“For a long time, the experiences and characteristics that set me apart were the things I felt compelled to suppress. As I learned to embrace my upbringing, my sexuality, and my role as a father, I saw the value of each. Now, I appreciate the invaluable perspective on life that being a single, African, gay father, raised by a single mother, has given me.
I was born in the Philippines and immigrated to the United States when I was six years old. Because my mother did not receive higher education, I relied on the guidance of mentors to navigate academia. Experiencing the benefits of mentorship encouraged me to pay it forward. I took an active role in a nonprofit organization called Natural Productions. Here, I mentored children living in underserved communities that have experienced abuse and violence at home – as I have. I provided the children mentorship, encouragement, homework assistance, and dance instruction to help them rise above the poverty and hardship they were born into. My commitment to mentorship continues in law school. I currently serve as a resource and mentor to incoming minority students to help them succeed through the rigors of law school.
When I was nineteen I had a baby with my childhood sweetheart. Although some view having a child at that age as a barrier to success, I envisioned it as motivation. The task of caring for another person was daunting, and I was scared of making a mistake. Despite my age, I adapted and the desire to provide for my daughter motivated me to attend college, start a career in financial services, and later attend law school. The moment I laid eyes on my daughter, I wanted her to embrace every aspect of who she would become. The best way to teach her was by example.
Coming to terms with being gay was a tumultuous and liberating experience. I encountered reactions from my family and friends that were unsupportive and agonizing. Yet, I quickly learned to develop a thick skin, compartmentalize my feelings, and focus on being a father. I provide intellectual diversity and a commitment to community.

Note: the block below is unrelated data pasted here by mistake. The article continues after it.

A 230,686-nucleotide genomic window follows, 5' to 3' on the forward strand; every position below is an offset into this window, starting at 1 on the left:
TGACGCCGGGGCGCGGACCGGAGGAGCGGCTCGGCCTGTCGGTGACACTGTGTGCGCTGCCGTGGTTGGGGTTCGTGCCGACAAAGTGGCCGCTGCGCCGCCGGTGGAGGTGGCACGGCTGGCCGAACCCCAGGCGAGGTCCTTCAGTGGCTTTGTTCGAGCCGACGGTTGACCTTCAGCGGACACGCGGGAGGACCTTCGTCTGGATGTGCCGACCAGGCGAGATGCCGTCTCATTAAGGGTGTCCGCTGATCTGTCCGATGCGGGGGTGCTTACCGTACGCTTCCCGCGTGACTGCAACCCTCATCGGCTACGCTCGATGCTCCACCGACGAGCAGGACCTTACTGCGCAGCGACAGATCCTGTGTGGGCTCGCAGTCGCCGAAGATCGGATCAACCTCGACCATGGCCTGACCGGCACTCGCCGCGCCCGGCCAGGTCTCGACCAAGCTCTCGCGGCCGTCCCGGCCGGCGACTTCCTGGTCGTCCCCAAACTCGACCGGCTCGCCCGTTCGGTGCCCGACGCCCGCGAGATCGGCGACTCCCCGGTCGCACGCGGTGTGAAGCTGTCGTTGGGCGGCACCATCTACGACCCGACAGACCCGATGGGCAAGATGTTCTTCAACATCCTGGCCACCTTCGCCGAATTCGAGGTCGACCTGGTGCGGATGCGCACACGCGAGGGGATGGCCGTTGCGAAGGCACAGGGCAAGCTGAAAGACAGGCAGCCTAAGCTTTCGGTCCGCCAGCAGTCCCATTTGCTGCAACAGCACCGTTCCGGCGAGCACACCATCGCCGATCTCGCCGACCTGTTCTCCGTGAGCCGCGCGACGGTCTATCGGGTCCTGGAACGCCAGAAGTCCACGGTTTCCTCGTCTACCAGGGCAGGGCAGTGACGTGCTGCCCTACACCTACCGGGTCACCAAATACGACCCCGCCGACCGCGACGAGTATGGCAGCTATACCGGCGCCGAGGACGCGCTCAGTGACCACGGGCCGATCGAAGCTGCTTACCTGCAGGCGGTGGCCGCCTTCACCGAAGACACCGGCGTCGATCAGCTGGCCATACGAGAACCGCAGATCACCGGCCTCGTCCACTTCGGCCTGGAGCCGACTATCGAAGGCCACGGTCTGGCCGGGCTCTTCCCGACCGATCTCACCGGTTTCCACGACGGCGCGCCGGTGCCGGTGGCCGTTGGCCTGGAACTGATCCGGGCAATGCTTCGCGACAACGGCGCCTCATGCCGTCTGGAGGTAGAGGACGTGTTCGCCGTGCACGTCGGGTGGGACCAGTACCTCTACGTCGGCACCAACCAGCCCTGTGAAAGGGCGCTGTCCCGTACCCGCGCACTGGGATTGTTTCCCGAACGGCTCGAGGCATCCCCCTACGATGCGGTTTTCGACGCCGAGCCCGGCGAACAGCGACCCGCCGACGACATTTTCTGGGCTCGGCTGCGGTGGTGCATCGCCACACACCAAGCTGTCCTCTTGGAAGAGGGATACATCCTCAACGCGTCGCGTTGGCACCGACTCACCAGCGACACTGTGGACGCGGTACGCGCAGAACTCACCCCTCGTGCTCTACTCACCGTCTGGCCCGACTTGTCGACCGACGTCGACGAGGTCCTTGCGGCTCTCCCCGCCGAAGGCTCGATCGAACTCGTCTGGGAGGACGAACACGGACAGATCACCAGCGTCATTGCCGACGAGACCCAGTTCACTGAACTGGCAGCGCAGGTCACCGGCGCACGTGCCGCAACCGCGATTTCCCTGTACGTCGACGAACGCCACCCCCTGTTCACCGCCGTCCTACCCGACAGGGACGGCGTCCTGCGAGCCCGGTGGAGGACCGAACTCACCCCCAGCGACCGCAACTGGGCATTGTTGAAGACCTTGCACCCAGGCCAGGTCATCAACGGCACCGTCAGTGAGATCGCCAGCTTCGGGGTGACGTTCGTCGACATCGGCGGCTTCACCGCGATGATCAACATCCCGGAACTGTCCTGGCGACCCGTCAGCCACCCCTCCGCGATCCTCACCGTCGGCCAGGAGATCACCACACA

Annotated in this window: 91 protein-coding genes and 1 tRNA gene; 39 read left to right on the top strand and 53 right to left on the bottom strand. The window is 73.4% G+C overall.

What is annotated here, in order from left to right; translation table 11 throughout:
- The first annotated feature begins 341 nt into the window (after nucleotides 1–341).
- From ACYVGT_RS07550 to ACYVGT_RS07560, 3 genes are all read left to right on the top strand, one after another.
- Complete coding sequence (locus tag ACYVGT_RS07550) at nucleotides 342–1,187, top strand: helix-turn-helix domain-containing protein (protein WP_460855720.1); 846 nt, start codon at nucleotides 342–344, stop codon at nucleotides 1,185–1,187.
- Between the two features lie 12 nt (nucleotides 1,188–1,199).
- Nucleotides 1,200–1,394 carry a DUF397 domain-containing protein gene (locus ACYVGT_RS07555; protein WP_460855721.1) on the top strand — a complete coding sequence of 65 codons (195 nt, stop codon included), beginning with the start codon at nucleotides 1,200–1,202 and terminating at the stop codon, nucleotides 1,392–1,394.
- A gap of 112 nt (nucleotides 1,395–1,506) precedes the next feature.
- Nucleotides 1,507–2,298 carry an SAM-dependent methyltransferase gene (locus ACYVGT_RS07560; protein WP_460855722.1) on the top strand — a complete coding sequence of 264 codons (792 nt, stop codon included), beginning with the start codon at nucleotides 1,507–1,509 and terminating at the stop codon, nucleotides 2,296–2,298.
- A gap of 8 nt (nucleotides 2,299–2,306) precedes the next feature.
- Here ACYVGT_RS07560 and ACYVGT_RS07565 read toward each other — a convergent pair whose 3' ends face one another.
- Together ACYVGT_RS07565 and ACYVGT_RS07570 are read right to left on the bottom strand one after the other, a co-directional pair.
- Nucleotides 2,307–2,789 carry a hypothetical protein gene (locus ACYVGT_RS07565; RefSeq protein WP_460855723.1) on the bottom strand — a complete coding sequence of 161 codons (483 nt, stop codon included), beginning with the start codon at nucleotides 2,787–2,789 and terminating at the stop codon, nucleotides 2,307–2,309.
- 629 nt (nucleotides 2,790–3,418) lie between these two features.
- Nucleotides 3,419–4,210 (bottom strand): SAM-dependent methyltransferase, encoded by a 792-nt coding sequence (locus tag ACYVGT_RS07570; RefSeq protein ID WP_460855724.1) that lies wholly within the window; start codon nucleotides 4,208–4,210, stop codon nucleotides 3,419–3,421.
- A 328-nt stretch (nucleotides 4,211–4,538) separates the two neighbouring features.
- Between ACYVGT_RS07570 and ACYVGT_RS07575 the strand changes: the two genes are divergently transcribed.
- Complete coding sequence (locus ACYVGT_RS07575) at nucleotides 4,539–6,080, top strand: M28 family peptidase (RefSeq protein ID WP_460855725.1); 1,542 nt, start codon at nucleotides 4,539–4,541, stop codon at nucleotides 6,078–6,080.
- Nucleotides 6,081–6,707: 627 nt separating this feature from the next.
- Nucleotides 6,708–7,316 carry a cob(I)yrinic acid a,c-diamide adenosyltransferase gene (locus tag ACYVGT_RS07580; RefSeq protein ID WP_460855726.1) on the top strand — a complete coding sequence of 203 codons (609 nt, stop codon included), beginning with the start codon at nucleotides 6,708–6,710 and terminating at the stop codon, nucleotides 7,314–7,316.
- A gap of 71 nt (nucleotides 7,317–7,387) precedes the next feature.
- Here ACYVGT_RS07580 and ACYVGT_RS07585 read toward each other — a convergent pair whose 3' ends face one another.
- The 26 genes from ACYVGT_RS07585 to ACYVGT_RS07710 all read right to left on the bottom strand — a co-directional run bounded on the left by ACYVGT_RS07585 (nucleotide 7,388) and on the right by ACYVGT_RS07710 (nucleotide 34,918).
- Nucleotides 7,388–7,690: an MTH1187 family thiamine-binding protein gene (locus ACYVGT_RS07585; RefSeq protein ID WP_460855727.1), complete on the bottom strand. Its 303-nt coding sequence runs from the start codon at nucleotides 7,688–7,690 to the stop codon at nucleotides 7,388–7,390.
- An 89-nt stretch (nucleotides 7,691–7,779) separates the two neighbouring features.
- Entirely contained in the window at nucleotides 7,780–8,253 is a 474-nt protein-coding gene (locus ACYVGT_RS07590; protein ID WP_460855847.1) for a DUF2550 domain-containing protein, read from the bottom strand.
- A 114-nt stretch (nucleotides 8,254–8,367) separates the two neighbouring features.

During the 2008 financial crisis, I almost became homeless, but used my expertise to avoid foreclosure. Compelled to assist my community, I used my mortgage experience to provide guidance on the loan modification process with the hope that homeowners in default would save their homes. During my externship last summer, I learned about the significant number of minorities affected by the crisis.
Consequently, I would like to help close the disproportionate wealth gap plaguing our society by spearheading the firm’s efforts of collaborating with local organizations to empower minorities by providing financial literacy programs.
Diversity extends far beyond visible differences. To me, it represents a sense of belonging to a community and, with that, a fresh point of view. I will utilize my unique experiences as tools for creative problem solving with a diverse perspective that benefits both the client and your firm.”source: American University Washington College of Law — Diversity Statement Resource Guide
- 10.14 grade level readability (above average, especially for a law school essay!)
- Using personal life stories helps the reader connect to the writer and their story about the pursuit of diversity in law firms.
- Tying goals to real problems (e.g., the wealth gap) and giving solutions makes this a strong essay.
Why I wrote this article?
Our focus at Ongig is to boost your quality candidate applications including diversity. Ongig’s Text Analyzer helps analyze the text of any job-related pages. Please click the demo request button on this page f you think we can help you.